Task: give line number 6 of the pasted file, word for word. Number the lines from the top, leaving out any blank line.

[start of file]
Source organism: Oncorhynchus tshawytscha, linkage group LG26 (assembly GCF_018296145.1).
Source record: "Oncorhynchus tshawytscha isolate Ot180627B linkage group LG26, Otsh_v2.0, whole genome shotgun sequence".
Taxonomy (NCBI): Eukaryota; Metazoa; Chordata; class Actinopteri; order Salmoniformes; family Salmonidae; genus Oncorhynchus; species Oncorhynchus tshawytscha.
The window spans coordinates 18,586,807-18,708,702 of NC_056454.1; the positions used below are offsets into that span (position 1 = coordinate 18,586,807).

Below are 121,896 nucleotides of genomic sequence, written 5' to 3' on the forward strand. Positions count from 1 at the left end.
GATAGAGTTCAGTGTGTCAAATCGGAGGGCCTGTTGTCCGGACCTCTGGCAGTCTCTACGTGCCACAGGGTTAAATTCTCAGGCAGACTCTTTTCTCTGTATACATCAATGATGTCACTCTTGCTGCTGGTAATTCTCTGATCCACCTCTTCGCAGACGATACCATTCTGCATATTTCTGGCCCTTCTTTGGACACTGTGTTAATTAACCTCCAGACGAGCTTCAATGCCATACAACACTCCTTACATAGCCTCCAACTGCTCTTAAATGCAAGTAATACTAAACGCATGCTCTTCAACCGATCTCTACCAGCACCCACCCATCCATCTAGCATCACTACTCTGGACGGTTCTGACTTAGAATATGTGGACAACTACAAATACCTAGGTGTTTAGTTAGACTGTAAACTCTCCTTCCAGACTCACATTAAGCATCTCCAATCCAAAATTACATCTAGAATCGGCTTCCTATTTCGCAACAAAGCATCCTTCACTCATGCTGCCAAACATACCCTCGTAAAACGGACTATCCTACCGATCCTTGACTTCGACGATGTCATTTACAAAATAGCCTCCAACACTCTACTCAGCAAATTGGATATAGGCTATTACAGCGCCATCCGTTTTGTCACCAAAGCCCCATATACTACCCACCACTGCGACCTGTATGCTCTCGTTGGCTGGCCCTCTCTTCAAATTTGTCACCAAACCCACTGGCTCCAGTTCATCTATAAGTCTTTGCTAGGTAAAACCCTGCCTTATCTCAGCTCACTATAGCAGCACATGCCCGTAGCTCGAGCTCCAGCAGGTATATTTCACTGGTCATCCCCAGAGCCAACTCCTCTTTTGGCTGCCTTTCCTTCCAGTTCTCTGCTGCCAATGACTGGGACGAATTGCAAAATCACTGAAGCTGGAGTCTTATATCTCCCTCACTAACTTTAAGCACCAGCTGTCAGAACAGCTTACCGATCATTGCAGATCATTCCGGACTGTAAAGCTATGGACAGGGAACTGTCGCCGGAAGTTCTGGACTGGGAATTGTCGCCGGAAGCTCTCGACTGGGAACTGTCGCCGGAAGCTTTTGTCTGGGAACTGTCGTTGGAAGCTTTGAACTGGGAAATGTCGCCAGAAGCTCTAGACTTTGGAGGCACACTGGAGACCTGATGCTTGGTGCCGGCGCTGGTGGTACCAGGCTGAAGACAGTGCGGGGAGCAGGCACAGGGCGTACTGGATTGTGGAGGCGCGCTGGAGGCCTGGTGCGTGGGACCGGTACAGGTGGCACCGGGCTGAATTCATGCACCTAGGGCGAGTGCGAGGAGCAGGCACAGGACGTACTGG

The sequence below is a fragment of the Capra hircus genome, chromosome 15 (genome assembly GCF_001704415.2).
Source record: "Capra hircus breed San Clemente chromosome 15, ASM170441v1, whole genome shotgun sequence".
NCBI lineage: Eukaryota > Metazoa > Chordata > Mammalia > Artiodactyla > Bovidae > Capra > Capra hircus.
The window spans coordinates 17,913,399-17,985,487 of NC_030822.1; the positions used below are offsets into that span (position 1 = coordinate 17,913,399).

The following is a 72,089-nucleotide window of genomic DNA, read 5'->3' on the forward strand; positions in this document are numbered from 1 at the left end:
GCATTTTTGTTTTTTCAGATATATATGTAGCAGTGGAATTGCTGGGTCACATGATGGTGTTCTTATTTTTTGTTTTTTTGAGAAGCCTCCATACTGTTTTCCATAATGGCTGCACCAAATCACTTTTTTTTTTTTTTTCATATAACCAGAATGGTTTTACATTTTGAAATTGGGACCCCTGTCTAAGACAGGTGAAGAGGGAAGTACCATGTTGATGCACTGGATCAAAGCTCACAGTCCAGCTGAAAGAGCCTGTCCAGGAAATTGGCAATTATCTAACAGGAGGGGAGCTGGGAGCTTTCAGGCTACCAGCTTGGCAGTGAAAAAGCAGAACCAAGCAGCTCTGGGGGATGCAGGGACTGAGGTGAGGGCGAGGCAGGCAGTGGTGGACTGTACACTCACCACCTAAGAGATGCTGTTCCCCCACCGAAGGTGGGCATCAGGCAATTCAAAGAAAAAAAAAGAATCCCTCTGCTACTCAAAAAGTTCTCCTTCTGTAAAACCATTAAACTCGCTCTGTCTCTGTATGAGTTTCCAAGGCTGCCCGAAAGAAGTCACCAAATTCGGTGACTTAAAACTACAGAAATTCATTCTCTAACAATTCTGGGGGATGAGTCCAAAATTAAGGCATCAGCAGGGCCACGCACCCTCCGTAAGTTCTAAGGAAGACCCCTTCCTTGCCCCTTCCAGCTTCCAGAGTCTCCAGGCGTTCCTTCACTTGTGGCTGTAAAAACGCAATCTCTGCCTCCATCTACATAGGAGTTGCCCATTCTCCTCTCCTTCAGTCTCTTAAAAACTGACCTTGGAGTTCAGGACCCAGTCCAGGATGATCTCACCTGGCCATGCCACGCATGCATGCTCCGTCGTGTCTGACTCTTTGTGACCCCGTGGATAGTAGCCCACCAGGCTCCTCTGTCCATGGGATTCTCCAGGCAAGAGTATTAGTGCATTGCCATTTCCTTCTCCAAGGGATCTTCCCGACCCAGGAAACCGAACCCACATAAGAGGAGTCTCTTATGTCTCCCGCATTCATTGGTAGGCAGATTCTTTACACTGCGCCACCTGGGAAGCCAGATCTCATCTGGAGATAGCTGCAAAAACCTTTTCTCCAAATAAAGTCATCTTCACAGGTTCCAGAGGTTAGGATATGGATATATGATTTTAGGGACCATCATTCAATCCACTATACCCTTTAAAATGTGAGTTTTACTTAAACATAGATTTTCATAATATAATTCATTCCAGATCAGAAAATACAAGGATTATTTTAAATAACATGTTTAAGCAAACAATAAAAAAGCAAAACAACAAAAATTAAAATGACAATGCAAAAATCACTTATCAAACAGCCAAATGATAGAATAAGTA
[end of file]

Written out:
GATAGAGTTCAGTGTGTCAAATCGGAGGGCCTGTTGTCCGGACCTCTGGCAGTCTCTACGTGCCACAGGGTTAAATTCTCAGGCAGACTCTTTTCTCTGTATACATCAATGATGTCACTCTTGCTGCTGGTAATTCTCTGATCCACCTCTTCGCAGACGATACCATTCTGCATATTTCTGGCCCTTCTTTGGACACTGTGTTAATTAACCTCCAGACGAGCTTCAATGCCATACAACACTCCTTACATAGCCTCCAACTGCTCTTAAATGCAAGTAATACTAAACGCATGCTCTTCAACCGATCTCTACCAGCACCCACCCATCCATCTAGCATCACTACTCTGGACGGTTCTGACTTAGAATATGTGGACAACTACAAATACCTAGGTGTTTAGTTAGACTGTAAACTCTCCTTCCAGACTCACATTAAGCATCTCCAATCCAAAATTACATCTAGAATCGGCTTCCTATTTCGCAACAAAGCATCCTTCACTCATGCTGCCAAACATACCCTCGTAAAACGGACTATCCTACCGATCCTTGACTTCGACGATGTCATTTACAAAATAGCCTCCAACACTCTACTCAGCAAATTGGATATAGGCTATTACAGCGCCATCCGTTTTGTCACCAAAGCCCCATATACTACCCACCACTGCGACCTGTATGCTCTCGTTGGCTGGCCCTCTCTTCAAATTTGTCACCAAACCCACTGGCTCCAGTTCATCTATAAGTCTTTGCTAGGTAAAACCCTGCCTTATCTCAGCTCACTATAGCAGCACATGCCCGTAGCTCGAGCTCCAGCAGGTATATTTCACTGGTCATCCCCAGAGCCAACTCCTCTTTTGGCTGCCTTTCCTTCCAGTTCTCTGCTGCCAATGACTGGGACGAATTGCAAAATCACTGAAGCTGGAGTCTTATATCTCCCTCACTAACTTTAAGCACCAGCTGTCAGAACAGCTTACCGATCATTGCAGATCATTCCGGACTGTAAAGCTATGGACAGGGAACTGTCGCCGGAAGTTCTGGACTGGGAATTGTCGCCGGAAGCTCTCGACTGGGAACTGTCGCCGGAAGCTTTTGTCTGGGAACTGTCGTTGGAAGCTTTGAACTGGGAAATGTCGCCAGAAGCTCTAGACTTTGGAGGCACACTGGAGACCTGATGCTTGGTGCCGGCGCTGGTGGTACCAGGCTGAAGACAGTGCGGGGAGCAGGCACAGGGCGTACTGGATTGTGGAGGCGCGCTGGAGGCCTGGTGCGTGGGACCGGTACAGGTGGCACCGGGCTGAATTCATGCACCTAGGGCGAGTGCGAGGAGCAGGCACAGGACGTACTGG